Choosing a Kosher Beer
For millions of observant Jews around the world, following the kashrut, or Jewish dietary laws, is a very important part of everyday life. Food and drink that are in accord with halakha (Jewish law) are termed kosher in English. Kosher simply means fit for consumption by Jews according to traditional Jewish law. And beer can be kosher, too.
In order for food or drink to be kosher, it must first be inspected and certified by one of the many certifying bodies around the world. One of the largest certifying agencies in North America, Star-K, is responsible for certifying most of the beers made in, and imported to, the United States.
Based on the kashrut, most beers produced by typical methods don’t violate dietary law. In other words, beer is generically kosher; none of the raw ingredients and additives used to brew regular beer present kashrut concerns.
The rules change, however, when atypical ingredients, additives, and flavorings — fruit, fruit syrups, spices, and so on — are added. In these cases, the beer requires certification. Likewise, if beers with higher alcohol content require fermentation with yeasts other than typical beer yeast, the beers require certification.
Here are a few safe generalizations:
All unflavored beers with no additives listed on the ingredient label, are acceptable, even without a kosher certification. This generalization applies to both U.S.-produced and imported beers, including nonalcoholic and dark beers.
All unflavored beers, including dark or malt beer, from the following countries are kosher: Belgium, Canada, England, Germany, Mexico, Norway, and the Netherlands.
Although the safest route is to purchase beer with kosher certification, in circumstances where facts of evidence overwhelmingly prove no kashrut concerns exist, the Torah yields to whatever the evidence shows.
Any beer that contains lactose (milk sugar) is non-kosher due to its inclusion of dairy ingredients. Lactose is typically used to make Sweet Stout, which may also be marketed as Milk Stout or Cream Stout.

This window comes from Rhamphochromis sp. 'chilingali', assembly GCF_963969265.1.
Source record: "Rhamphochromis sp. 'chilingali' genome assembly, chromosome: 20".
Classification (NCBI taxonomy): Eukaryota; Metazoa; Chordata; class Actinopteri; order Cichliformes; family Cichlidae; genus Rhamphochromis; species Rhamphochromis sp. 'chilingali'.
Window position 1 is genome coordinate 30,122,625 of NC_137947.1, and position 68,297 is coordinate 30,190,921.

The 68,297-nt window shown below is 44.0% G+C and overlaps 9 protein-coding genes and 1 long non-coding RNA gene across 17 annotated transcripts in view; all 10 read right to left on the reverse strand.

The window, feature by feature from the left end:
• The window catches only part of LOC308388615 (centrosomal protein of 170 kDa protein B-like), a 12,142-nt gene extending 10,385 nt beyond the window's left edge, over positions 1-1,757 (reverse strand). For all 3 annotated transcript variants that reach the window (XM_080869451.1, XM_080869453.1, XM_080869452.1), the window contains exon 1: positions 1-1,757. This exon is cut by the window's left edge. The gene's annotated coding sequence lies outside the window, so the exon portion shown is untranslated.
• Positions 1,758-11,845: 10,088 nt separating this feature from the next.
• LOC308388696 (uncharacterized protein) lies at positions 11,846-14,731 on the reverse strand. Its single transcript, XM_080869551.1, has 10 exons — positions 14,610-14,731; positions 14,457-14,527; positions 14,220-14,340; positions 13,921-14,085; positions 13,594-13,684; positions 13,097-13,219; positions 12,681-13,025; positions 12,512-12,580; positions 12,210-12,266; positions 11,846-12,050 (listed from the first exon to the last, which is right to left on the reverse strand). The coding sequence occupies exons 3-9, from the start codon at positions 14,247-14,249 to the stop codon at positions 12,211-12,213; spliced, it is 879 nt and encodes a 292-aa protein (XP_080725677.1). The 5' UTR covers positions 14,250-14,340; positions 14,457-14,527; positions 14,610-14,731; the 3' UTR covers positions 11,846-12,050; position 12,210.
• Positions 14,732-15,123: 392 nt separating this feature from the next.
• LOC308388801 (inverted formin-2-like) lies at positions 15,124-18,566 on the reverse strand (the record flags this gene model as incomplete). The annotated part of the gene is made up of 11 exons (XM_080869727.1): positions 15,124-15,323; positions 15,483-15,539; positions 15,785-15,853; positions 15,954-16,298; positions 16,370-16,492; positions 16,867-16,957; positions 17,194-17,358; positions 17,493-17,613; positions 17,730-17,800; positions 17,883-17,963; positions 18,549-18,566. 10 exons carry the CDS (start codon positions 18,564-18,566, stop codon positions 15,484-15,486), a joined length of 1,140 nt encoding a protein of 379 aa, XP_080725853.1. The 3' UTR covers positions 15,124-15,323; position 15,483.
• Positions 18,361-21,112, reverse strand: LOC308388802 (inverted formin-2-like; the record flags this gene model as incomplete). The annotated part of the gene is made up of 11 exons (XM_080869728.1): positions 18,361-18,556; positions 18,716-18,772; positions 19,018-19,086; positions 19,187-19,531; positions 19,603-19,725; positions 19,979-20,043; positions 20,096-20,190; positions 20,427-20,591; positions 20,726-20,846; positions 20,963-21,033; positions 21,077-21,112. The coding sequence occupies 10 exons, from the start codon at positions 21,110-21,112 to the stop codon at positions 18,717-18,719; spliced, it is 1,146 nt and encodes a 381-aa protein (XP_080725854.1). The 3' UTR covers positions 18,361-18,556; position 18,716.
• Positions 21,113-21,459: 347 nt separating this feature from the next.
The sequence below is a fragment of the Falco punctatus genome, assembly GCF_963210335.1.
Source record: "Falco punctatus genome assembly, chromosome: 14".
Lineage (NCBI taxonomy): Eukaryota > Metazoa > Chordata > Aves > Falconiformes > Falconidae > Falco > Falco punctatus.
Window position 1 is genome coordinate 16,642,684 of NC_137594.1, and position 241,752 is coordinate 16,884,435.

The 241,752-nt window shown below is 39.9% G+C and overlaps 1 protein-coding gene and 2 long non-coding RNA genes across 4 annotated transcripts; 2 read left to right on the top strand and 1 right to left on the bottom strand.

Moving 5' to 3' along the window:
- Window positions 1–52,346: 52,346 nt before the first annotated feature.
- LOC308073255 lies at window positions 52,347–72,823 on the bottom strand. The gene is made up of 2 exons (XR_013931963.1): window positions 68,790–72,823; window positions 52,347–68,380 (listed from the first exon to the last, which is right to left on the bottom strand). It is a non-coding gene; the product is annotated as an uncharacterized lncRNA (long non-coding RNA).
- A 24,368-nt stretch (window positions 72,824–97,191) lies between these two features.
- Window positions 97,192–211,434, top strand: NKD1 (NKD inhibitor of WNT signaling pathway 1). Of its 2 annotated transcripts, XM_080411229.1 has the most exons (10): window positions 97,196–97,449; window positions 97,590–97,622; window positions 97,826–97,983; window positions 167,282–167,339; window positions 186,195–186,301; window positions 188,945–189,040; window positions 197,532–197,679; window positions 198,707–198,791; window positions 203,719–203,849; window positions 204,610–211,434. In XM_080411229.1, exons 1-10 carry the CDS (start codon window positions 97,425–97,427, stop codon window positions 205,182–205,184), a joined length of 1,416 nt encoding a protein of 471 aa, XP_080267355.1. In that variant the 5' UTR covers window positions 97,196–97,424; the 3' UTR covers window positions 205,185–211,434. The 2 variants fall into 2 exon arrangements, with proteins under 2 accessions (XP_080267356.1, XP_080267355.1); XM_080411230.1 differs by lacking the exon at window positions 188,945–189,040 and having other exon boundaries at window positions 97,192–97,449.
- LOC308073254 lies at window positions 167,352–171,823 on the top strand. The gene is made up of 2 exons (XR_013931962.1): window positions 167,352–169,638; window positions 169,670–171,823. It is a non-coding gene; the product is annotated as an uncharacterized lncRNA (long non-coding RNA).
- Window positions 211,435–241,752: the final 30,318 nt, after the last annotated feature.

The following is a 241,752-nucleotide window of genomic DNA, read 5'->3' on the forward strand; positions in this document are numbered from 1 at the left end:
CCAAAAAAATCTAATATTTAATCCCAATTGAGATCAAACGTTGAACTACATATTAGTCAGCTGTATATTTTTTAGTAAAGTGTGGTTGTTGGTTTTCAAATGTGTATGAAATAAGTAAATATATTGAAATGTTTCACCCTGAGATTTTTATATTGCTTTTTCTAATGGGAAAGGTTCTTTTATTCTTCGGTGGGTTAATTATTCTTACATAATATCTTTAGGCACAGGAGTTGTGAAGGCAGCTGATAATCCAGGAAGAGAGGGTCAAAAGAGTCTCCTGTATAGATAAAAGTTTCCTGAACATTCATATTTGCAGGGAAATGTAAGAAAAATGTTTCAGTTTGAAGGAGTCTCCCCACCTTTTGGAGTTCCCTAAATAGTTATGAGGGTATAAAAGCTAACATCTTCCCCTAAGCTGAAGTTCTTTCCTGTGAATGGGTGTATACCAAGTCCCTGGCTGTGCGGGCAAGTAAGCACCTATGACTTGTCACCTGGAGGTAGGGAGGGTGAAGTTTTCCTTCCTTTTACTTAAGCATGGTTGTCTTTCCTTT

Products that have been certified as kosher are labeled with a mark called a hekhsher that ordinarily identifies the rabbi or organization that certified the product. The kashrut status of a product changes with changes in production methods or kashrut supervision. Always look for the kosher mark on the beer label or packaging.
|Best Extra Stout||Coopers||Australia|
|Extra Strong Vintage Ale||Coopers||Australia|
|Original Pale Ale||Coopers||Australia|
|Special Old Stout||Coopers||Australia|
|Bohemian Black Lager||Spoetzl||U.S.|
|Boston Ale||Sam Adams||U.S.|
|Boston Lager||Sam Adams||U.S.|
|Brooklyn (all products brewed in Utica)||Brooklyn||U.S.|
|Cherry Wheat||Sam Adams||U.S.|
|Chocolate Bock||Sam Adams||U.S.|
|Copperhook Spring Ale||Redhook||U.S.|
|Cranberry Lambic||Sam Adams||U.S.|
|Cream City Pale Ale||Lakefront||U.S.|
|Double Bock||Sam Adams||U.S.|
|Fuel Cafe Stout||Lakefront||U.S.|
|FX Matt (all products)||FX Matt||U.S.|
|Honey Porter||Sam Adams||U.S.|
|Imperial Stout||Sam Adams||U.S.|
|Imperial White Ale||Sam Adams||U.S.|
|Old Fezziwig||Sam Adams||U.S.|
|Pale Ale||Sam Adams||U.S.|
|Riverwest Stein Beer||Lakefront||U.S.|
|Saranac (all products)||Saranac/FX Matt||U.S.|
|Shiner Kosmos Reserve||Spoetzl||U.S.|
|Summer Ale||Sam Adams||U.S.|
|Winter Lager||Sam Adams||U.S.|
|Winterhook Winter Ale||Redhook||U.S.|
|White Ale||Sam Adams||U.S.|
*Included in this list are all unflavored Heineken, Guinness, and Corona products.